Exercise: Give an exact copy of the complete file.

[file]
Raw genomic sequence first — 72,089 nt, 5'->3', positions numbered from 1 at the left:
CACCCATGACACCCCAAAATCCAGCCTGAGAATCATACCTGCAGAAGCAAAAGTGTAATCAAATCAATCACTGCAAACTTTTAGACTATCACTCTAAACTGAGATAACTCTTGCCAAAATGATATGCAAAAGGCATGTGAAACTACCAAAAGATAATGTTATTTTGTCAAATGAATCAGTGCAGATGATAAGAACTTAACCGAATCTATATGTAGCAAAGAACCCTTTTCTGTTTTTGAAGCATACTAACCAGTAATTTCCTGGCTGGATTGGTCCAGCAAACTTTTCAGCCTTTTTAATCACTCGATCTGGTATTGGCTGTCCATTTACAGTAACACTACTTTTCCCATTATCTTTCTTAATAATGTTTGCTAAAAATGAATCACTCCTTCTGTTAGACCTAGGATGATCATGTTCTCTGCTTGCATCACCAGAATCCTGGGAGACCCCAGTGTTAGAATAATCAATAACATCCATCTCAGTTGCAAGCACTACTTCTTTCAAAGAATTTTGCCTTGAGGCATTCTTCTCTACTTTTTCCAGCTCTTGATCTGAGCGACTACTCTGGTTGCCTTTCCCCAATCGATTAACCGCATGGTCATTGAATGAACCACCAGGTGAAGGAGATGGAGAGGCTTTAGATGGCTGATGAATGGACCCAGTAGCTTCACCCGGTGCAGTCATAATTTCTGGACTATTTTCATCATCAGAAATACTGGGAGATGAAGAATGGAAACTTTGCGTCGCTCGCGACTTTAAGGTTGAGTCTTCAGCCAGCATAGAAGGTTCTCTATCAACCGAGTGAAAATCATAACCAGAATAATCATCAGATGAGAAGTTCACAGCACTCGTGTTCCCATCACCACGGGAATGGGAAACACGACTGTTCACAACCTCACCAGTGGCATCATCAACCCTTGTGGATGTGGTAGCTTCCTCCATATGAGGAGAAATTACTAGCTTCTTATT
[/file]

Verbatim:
Raw genomic sequence first — 72,089 nt, 5'->3', positions numbered from 1 at the left:
CACCCATGACACCCCAAAATCCAGCCTGAGAATCATACCTGCAGAAGCAAAAGTGTAATCAAATCAATCACTGCAAACTTTTAGACTATCACTCTAAACTGAGATAACTCTTGCCAAAATGATATGCAAAAGGCATGTGAAACTACCAAAAGATAATGTTATTTTGTCAAATGAATCAGTGCAGATGATAAGAACTTAACCGAATCTATATGTAGCAAAGAACCCTTTTCTGTTTTTGAAGCATACTAACCAGTAATTTCCTGGCTGGATTGGTCCAGCAAACTTTTCAGCCTTTTTAATCACTCGATCTGGTATTGGCTGTCCATTTACAGTAACACTACTTTTCCCATTATCTTTCTTAATAATGTTTGCTAAAAATGAATCACTCCTTCTGTTAGACCTAGGATGATCATGTTCTCTGCTTGCATCACCAGAATCCTGGGAGACCCCAGTGTTAGAATAATCAATAACATCCATCTCAGTTGCAAGCACTACTTCTTTCAAAGAATTTTGCCTTGAGGCATTCTTCTCTACTTTTTCCAGCTCTTGATCTGAGCGACTACTCTGGTTGCCTTTCCCCAATCGATTAACCGCATGGTCATTGAATGAACCACCAGGTGAAGGAGATGGAGAGGCTTTAGATGGCTGATGAATGGACCCAGTAGCTTCACCCGGTGCAGTCATAATTTCTGGACTATTTTCATCATCAGAAATACTGGGAGATGAAGAATGGAAACTTTGCGTCGCTCGCGACTTTAAGGTTGAGTCTTCAGCCAGCATAGAAGGTTCTCTATCAACCGAGTGAAAATCATAACCAGAATAATCATCAGATGAGAAGTTCACAGCACTCGTGTTCCCATCACCACGGGAATGGGAAACACGACTGTTCACAACCTCACCAGTGGCATCATCAACCCTTGTGGATGTGGTAGCTTCCTCCATATGAGGAGAAATTACTAGCTTCTTATT